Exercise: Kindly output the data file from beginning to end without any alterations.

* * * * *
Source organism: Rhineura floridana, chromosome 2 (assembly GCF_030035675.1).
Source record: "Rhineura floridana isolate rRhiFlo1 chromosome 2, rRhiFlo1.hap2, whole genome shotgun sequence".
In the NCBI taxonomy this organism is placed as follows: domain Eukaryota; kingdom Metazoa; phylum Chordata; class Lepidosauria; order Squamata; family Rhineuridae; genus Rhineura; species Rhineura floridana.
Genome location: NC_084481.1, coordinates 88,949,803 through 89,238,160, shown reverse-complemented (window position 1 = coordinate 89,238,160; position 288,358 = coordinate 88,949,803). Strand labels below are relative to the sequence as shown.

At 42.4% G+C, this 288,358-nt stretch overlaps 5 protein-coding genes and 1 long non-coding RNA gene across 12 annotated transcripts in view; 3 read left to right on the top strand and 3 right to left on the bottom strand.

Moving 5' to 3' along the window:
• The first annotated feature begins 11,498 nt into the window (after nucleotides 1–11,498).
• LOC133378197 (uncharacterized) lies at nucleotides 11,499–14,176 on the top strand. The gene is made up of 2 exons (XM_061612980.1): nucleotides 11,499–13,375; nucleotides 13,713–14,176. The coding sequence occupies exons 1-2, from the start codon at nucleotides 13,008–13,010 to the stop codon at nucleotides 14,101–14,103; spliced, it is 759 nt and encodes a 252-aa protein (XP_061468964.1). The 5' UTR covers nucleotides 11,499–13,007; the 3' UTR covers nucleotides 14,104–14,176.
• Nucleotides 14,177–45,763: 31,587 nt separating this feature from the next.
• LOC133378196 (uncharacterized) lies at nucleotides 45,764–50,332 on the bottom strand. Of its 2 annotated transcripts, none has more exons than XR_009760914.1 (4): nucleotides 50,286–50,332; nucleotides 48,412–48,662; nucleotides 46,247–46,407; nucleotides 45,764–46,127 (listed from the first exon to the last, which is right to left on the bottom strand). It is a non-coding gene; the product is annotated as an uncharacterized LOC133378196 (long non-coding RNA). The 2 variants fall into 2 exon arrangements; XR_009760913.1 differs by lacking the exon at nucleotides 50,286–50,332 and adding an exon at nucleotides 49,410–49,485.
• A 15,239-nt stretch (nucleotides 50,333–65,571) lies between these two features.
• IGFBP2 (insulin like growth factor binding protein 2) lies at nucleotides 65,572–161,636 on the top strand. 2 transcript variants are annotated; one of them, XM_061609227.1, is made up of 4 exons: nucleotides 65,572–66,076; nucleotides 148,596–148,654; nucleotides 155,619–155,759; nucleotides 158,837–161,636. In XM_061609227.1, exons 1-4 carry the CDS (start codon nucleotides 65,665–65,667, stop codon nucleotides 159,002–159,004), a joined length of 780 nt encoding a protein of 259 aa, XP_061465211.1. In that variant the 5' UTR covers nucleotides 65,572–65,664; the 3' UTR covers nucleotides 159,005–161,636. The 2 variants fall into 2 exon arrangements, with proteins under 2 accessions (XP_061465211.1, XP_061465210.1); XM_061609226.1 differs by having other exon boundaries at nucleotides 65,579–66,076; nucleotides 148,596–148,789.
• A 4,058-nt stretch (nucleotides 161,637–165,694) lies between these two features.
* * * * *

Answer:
Source organism: Rhineura floridana, chromosome 2 (assembly GCF_030035675.1).
Source record: "Rhineura floridana isolate rRhiFlo1 chromosome 2, rRhiFlo1.hap2, whole genome shotgun sequence".
In the NCBI taxonomy this organism is placed as follows: domain Eukaryota; kingdom Metazoa; phylum Chordata; class Lepidosauria; order Squamata; family Rhineuridae; genus Rhineura; species Rhineura floridana.
Genome location: NC_084481.1, coordinates 88,949,803 through 89,238,160, shown reverse-complemented (window position 1 = coordinate 89,238,160; position 288,358 = coordinate 88,949,803). Strand labels below are relative to the sequence as shown.

At 42.4% G+C, this 288,358-nt stretch overlaps 5 protein-coding genes and 1 long non-coding RNA gene across 12 annotated transcripts in view; 3 read left to right on the top strand and 3 right to left on the bottom strand.

Moving 5' to 3' along the window:
• The first annotated feature begins 11,498 nt into the window (after nucleotides 1–11,498).
• LOC133378197 (uncharacterized) lies at nucleotides 11,499–14,176 on the top strand. The gene is made up of 2 exons (XM_061612980.1): nucleotides 11,499–13,375; nucleotides 13,713–14,176. The coding sequence occupies exons 1-2, from the start codon at nucleotides 13,008–13,010 to the stop codon at nucleotides 14,101–14,103; spliced, it is 759 nt and encodes a 252-aa protein (XP_061468964.1). The 5' UTR covers nucleotides 11,499–13,007; the 3' UTR covers nucleotides 14,104–14,176.
• Nucleotides 14,177–45,763: 31,587 nt separating this feature from the next.
• LOC133378196 (uncharacterized) lies at nucleotides 45,764–50,332 on the bottom strand. Of its 2 annotated transcripts, none has more exons than XR_009760914.1 (4): nucleotides 50,286–50,332; nucleotides 48,412–48,662; nucleotides 46,247–46,407; nucleotides 45,764–46,127 (listed from the first exon to the last, which is right to left on the bottom strand). It is a non-coding gene; the product is annotated as an uncharacterized LOC133378196 (long non-coding RNA). The 2 variants fall into 2 exon arrangements; XR_009760913.1 differs by lacking the exon at nucleotides 50,286–50,332 and adding an exon at nucleotides 49,410–49,485.
• A 15,239-nt stretch (nucleotides 50,333–65,571) lies between these two features.
• IGFBP2 (insulin like growth factor binding protein 2) lies at nucleotides 65,572–161,636 on the top strand. 2 transcript variants are annotated; one of them, XM_061609227.1, is made up of 4 exons: nucleotides 65,572–66,076; nucleotides 148,596–148,654; nucleotides 155,619–155,759; nucleotides 158,837–161,636. In XM_061609227.1, exons 1-4 carry the CDS (start codon nucleotides 65,665–65,667, stop codon nucleotides 159,002–159,004), a joined length of 780 nt encoding a protein of 259 aa, XP_061465211.1. In that variant the 5' UTR covers nucleotides 65,572–65,664; the 3' UTR covers nucleotides 159,005–161,636. The 2 variants fall into 2 exon arrangements, with proteins under 2 accessions (XP_061465211.1, XP_061465210.1); XM_061609226.1 differs by having other exon boundaries at nucleotides 65,579–66,076; nucleotides 148,596–148,789.
• A 4,058-nt stretch (nucleotides 161,637–165,694) lies between these two features.